Some media reports said that Iran recently offered to “host” Syrian President Bashar al-Assad – that is, to grant him asylum, and receive him in Tehran as a hero.
This was based on a statement attributed to Ali Akbar Velayati, a foreign policy advisor to the Supreme Leader of Iran, during his visit a few days ago to Syria and Lebanon.
It seems the “positive” atmosphere, rare amidst this destruction, is the reason behind such wishes. The positive news includes the release of the abducted Lebanese soldiers by the terrorist organization al-Nusra Front, following a deal organized by Hezbollah and Qatar.
Iran’s connection to the Assad regime is very strong and deep, and about more than just common interests.Abdulrahman al-Rashed
There has also been positive news on an agreement to bring in Suleiman Franjieh as president of Lebanon, following a long dispute and a presidential vacuum of more than two years.
All this suggests that we've begun to witness breakthroughs! So has the time for Assad's exit come?
Big story, little coverage
If a high-ranking Iranian official like Velayati announces that Tehran will grant Assad asylum, it would be a very significant development that governments and media outlets would certainly not miss.
However, I only read about this in Syrian opposition media outlets, which of course are not a reference regarding news about the regime and rival Iran.
But following a long search, I found the complete video of Velayati's interview with the Al-Mayadeen television channel. Towards the end of the interview, the presenter asked her Iranian guest whether Tehran will receive Assad soon, especially given that Assad “visited Moscow a month ago”.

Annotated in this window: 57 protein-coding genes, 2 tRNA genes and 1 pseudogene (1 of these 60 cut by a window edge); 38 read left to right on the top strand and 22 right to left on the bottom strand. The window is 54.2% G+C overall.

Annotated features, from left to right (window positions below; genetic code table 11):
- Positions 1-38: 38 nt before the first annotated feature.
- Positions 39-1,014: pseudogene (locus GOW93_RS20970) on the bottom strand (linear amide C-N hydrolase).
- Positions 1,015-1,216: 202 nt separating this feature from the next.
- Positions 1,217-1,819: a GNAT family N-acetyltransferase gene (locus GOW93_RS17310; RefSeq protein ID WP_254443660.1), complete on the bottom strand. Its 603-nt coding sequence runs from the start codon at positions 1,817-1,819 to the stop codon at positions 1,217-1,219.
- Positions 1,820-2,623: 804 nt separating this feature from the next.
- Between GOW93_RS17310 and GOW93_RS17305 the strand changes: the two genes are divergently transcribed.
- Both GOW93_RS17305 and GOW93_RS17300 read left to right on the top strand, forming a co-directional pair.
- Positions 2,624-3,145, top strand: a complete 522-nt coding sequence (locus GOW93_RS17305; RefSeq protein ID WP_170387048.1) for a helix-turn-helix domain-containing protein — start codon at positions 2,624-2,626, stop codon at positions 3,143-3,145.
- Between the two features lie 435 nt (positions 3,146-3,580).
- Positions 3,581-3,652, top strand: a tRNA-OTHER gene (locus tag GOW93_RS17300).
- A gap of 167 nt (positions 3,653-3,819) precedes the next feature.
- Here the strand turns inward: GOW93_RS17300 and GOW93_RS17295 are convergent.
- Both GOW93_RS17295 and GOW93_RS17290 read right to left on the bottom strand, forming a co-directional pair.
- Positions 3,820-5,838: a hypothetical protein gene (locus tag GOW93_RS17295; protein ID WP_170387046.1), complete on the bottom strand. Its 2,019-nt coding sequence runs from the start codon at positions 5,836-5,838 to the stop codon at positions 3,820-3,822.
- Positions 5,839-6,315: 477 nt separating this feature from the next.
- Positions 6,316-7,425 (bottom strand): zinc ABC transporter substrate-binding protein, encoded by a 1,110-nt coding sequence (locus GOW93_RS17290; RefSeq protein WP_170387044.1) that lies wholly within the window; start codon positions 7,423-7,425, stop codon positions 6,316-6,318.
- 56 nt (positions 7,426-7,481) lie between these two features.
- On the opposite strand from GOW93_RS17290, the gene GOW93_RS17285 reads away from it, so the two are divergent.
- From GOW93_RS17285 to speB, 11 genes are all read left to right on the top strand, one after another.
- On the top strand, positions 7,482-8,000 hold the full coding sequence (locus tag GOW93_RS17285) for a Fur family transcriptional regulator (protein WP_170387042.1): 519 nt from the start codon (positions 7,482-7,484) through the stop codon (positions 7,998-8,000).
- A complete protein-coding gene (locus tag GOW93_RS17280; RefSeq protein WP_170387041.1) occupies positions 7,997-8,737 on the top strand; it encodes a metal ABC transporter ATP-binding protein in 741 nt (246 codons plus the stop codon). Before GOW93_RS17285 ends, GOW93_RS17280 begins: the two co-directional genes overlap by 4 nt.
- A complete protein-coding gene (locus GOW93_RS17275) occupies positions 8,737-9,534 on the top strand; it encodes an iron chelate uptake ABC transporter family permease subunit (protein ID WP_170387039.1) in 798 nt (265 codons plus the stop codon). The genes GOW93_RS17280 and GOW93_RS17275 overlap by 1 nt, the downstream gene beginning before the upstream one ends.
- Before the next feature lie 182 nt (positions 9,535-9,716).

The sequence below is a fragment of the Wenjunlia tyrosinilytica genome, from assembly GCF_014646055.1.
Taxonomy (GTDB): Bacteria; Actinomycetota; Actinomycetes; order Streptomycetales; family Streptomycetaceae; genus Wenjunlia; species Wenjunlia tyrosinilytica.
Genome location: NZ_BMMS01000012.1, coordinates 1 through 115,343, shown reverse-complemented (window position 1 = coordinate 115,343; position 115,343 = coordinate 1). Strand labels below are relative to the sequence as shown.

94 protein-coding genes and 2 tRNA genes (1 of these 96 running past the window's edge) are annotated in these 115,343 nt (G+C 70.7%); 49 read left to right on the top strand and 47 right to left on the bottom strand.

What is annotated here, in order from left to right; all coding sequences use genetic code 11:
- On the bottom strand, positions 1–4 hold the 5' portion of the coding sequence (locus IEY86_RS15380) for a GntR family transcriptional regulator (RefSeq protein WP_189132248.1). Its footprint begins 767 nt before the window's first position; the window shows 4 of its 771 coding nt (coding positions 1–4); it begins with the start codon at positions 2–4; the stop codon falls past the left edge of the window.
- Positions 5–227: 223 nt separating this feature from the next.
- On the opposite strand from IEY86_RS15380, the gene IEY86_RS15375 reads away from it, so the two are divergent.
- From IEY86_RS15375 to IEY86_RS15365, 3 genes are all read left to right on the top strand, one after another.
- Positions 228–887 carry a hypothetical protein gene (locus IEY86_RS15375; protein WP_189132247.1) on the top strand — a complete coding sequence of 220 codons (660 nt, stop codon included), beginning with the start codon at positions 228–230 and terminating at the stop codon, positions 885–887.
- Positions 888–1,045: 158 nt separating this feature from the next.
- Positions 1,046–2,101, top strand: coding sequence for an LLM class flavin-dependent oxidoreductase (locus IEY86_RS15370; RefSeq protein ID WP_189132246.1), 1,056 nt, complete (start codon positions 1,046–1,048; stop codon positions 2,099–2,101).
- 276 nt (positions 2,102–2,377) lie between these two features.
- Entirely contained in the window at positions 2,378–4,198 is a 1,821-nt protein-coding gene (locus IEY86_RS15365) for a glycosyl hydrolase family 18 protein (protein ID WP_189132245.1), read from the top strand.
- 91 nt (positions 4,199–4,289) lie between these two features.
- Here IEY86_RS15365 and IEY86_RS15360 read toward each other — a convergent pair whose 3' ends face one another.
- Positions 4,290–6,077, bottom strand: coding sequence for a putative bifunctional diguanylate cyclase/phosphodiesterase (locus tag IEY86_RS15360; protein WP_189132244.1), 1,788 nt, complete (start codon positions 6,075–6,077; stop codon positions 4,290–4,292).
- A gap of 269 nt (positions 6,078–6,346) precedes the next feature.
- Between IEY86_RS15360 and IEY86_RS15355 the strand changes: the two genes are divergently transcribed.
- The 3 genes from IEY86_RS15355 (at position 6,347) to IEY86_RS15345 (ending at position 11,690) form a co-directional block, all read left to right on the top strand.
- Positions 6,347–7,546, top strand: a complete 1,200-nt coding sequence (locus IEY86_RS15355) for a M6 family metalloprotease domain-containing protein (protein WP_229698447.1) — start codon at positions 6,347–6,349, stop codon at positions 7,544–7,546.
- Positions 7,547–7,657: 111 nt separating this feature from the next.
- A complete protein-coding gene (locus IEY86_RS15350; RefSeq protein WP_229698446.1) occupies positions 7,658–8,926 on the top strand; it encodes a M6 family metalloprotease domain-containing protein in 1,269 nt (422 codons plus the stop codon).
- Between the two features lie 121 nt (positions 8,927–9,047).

The question hinted that Iran is abstaining from receiving Assad. Velayati said: “Assad’s presence in Damascus is important. We, in Iran, will receive him when it’s a duty. We don’t impose our opinions on Mr. Assad. We do not want him to leave his country. When he decides to visit Iran, we are ready to warmly receive him, and we’d receive him like a hero. He has defended his people for five years, and we don't want his post to be vacant.”
He who listens to the last part of Velayati's answer will think that Iran welcomes the idea of granting asylum to Assad. However the original question made it clear that Assad, who visited Russia in October, has not yet been received by Tehran as a visiting president.
Velayati’s answer has nothing to do with granting Assad asylum, and is rather mysterious. Velayati did not welcome Assad’s visit directly, but said he did not want Assad to leave his country amid such circumstances. But this is not a convincing excuse, given that we’ve seen Assad depart Damascus and head to Russia. This latter journey takes four hours while the trip from Damascus to Tehran only takes two!
I think Iran’s connection to the Assad regime is very strong and deep, and about more than just common interests. Tehran has been behind Assad’s extremist policy ever since the beginning of the revolution. And those who analyze the situation before the revolution think that the Iranians were managing Syria’s policy since Assad took power in 2000. This explains the Syrian regime’s violent approach in Lebanon and the series of assassinations in which it turned out Iran had an active role in.